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Year : 2005  |  Volume : 53  |  Issue : 3  |  Page : 370--371

Cervical dumbbell ganglioneuroma producing spinal cord compression

Danilo V Radulovi, D Branislav, Milica K Skender-Gazibara, Nikoli M Igor 
 Institute for Neurosurgery, Belgrade, Serbia and Montenegro

Correspondence Address:
Danilo V Radulovi
Institute for Neurosurgery, Belgrade
Serbia and Montenegro

How to cite this article:
Radulovi DV, Branislav D, Skender-Gazibara MK, Igor NM. Cervical dumbbell ganglioneuroma producing spinal cord compression.Neurol India 2005;53:370-371

How to cite this URL:
Radulovi DV, Branislav D, Skender-Gazibara MK, Igor NM. Cervical dumbbell ganglioneuroma producing spinal cord compression. Neurol India [serial online] 2005 [cited 2023 Mar 31 ];53:370-371
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Full Text


A 39-year old man presented with complains of progressive weakness and numbness of all four limbs for six months. There was moderate spastic tetraparesis that was more marked on the left side, and hypoesthesia below the C5 dermatome.

Magnetic resonance imaging (MRI) showed a large extramedullary dumbbell mass at the C4-C5 level. The tumor was hypointense on the T1 and hyperintense on T2 images. The spinal cord was severely compressed [Figure 1] A and B.

A two-staged operation was performed to resect the tumor. First, the patient was operated through a posterior cervical approach. Wide laminectomy of C4 and C5 was done. The mass was solid, well capsulated, elastic, moderately vascularised, purely extradural and ventrolaterally located to the spinal cord. The lesion originated from cervical nerve C5, which was resected with tumor [Figure 2]A resection of intraforaminal mass was performed through the foramen which had been already enlarged by tumor growth. After four weeks the patient underwent second operation. The paraspinal extravertebral component of tumor was excised through the left lateral cervical approach [Figure 2]B. The vertebral artery was dissected off the surface of encapsulated tumor.

At a three-year follow-up the patient had regained the motor strength in all four limbs. There was no radiographic signs of recurrence.

Histological examination of both tumor masses confirmed that the lesion was a ganglioneuroma [Figure 3].


Kyoshima et al[1] surveyed the literature on the subject and identified a total of only five pathologically confirmed cases of cervical spine ganglioneuromas. One patient was an 18-month old child and rest of the patients were young adults. Von Recklinghausen's disease was present in two patients. The symptoms spinal cord compression were present in all reported cases. Two patients had bilateral tumors. The origin of tumors was sensory root ganglion or cervical nerve. In all the reported cases, the tumor growth was in dumbbell pattern. Intraspinal extradural growth was observed in three patients, while intradural extension was seen in two patients.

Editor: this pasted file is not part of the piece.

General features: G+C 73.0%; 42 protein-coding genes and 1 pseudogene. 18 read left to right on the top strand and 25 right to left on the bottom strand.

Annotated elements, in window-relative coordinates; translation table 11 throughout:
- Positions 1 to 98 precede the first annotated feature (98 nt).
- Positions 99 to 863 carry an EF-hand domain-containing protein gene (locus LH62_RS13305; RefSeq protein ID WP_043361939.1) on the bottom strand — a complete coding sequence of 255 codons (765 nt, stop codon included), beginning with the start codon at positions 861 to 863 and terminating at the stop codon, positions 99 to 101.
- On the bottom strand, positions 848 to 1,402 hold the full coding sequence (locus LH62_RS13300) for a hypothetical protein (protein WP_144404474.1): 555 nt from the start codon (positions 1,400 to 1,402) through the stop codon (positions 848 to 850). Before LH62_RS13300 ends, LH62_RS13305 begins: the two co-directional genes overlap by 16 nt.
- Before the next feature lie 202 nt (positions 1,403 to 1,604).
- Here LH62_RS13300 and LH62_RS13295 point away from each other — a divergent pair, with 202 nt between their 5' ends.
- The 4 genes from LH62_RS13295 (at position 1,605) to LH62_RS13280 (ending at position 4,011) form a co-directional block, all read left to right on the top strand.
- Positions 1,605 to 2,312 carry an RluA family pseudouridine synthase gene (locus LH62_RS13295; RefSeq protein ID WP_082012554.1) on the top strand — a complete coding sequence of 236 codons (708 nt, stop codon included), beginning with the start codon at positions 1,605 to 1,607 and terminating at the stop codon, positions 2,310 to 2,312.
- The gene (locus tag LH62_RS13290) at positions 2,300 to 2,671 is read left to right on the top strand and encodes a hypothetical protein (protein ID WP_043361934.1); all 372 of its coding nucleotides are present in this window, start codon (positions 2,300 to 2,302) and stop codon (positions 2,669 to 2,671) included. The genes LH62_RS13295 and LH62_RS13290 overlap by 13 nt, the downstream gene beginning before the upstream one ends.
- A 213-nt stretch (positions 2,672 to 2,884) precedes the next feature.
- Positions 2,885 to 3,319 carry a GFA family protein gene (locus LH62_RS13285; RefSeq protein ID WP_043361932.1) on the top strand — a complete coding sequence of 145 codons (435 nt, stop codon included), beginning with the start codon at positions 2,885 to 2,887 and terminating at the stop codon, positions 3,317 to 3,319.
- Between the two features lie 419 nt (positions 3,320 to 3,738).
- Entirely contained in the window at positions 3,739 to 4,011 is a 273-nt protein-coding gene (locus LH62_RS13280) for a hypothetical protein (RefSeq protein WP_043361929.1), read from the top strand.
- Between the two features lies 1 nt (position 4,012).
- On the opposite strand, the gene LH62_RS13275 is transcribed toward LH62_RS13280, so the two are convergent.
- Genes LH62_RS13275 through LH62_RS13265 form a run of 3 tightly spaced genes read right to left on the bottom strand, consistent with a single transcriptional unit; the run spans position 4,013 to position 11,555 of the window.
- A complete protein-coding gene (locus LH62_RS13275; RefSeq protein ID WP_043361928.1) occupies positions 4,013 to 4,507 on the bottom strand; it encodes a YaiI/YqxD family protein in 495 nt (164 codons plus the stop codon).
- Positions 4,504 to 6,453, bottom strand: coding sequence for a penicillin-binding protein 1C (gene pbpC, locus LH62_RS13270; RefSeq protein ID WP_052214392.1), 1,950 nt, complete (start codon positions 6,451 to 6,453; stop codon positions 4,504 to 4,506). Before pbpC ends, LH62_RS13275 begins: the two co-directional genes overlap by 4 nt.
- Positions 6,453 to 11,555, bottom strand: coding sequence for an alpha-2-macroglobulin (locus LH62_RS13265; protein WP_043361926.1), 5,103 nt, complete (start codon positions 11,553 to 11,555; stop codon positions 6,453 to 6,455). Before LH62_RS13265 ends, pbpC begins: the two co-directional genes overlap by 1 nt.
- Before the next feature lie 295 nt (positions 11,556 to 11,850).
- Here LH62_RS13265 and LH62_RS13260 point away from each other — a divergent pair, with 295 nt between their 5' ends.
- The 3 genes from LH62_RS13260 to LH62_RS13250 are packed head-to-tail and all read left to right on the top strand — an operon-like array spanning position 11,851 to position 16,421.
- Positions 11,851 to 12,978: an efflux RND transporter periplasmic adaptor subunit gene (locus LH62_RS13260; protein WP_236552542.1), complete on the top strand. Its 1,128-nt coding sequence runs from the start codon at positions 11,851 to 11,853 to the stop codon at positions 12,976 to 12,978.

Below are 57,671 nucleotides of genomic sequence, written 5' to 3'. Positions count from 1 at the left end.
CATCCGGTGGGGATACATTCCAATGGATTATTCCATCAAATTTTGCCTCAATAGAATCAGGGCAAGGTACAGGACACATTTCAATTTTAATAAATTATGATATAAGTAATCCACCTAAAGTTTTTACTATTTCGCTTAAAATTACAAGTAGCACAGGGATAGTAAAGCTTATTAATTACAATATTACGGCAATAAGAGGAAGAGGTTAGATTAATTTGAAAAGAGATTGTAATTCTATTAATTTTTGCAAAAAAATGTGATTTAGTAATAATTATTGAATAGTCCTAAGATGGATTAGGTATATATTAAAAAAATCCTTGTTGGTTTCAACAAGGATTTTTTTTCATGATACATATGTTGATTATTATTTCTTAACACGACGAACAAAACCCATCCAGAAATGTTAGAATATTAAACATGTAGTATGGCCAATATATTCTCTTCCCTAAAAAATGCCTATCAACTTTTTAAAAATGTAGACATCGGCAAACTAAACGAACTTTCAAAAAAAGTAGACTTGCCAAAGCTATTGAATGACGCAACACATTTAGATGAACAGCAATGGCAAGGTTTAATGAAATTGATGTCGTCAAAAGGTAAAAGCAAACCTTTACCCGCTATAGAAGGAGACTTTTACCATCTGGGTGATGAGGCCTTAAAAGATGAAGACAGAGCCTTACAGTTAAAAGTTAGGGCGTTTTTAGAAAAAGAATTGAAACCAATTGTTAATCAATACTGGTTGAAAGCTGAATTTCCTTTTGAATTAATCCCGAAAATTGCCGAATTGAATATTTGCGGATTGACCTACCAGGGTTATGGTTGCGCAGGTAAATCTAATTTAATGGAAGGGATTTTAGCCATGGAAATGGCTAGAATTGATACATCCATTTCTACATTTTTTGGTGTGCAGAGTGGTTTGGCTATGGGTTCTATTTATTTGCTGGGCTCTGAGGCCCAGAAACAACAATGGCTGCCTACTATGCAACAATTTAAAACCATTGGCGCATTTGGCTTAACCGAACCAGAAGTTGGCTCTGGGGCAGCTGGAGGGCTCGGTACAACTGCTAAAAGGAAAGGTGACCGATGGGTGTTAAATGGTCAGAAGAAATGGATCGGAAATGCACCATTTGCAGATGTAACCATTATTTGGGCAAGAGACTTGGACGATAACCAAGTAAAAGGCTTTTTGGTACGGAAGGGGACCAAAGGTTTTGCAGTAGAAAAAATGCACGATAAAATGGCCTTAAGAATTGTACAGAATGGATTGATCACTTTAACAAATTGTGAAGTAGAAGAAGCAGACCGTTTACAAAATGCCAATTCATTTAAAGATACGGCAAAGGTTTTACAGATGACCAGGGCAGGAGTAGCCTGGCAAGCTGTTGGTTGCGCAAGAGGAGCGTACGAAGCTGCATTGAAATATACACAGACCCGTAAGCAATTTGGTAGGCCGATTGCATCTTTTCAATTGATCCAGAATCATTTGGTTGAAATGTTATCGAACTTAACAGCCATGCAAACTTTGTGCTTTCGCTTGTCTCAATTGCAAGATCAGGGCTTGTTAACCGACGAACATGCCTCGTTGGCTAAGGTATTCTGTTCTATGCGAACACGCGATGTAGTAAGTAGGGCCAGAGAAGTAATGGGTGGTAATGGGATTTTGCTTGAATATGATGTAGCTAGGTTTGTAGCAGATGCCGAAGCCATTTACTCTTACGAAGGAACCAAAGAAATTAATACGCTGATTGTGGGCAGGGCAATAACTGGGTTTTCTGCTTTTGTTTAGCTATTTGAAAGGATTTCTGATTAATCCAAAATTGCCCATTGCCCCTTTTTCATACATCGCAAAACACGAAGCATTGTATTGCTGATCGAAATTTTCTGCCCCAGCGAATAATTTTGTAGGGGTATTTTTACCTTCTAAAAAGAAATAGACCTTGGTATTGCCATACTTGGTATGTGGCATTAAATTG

On MRI about 75% of ganglioneuromas are isointense and 25% are hypointense on T1 images. Most of them are hyperintense on T2 images. The non-homogeneous appearance corresponds to areas of cystic degeneration, hemorrhage or necrotic degeneration.[4],[5]

Ganglioneuromas are well encapsulated tumors and can be completely excised. Even when they are intradural, the tumor could be removed without cord injury because they are not adherent to the spinal cord.[1] This and previously reported cases indicate that spinal ganglioneuromas could be completely removed and cured.


1Kyoshima K, Sakai K, Kanaji M, Oikawa S, Kobayashi S, Sato A, Nakayama J. Symmetric dumbbell ganglioneuromas of bilateral C2 and C3 roots with intradural extension associated with von Recklinghausen's disease: case report. Surg Neurol 2004;61:468-73
2Maggi G, Dorato P, Trischitta V, Varone A, Civetta F. Cervical dumbbell ganglioneuroma in an eighteen month old child. A case report. J Neurosurg Sci 1995;39:257-60
3Ugarriza LF, Cabezudo JM, Ramirez JM, Lorenzana LM, Porras LF. Bilateral and symmetric C1-C2 dummbell ganglioneuromas producing severe spinal cord compression. Surg Neurol 2001;55:228-31
4Ichikawa T, Ohtomo K, Araki T, Fujimoto H, Nemoto K, Nanbu A, Onoue M, Aoki K. Ganglioneuroma: Computed tomography and magnetic resonance features. Br J Radiol 1996;69:114-21
5Lonergan GJ, Schwab CM, Suarez ES, Carlson CL. Neuroblastoma, ganglioneuroblastoma, and ganglioneuroma: radiologic-pathologic correlation. Radiographics 2002;22:911-34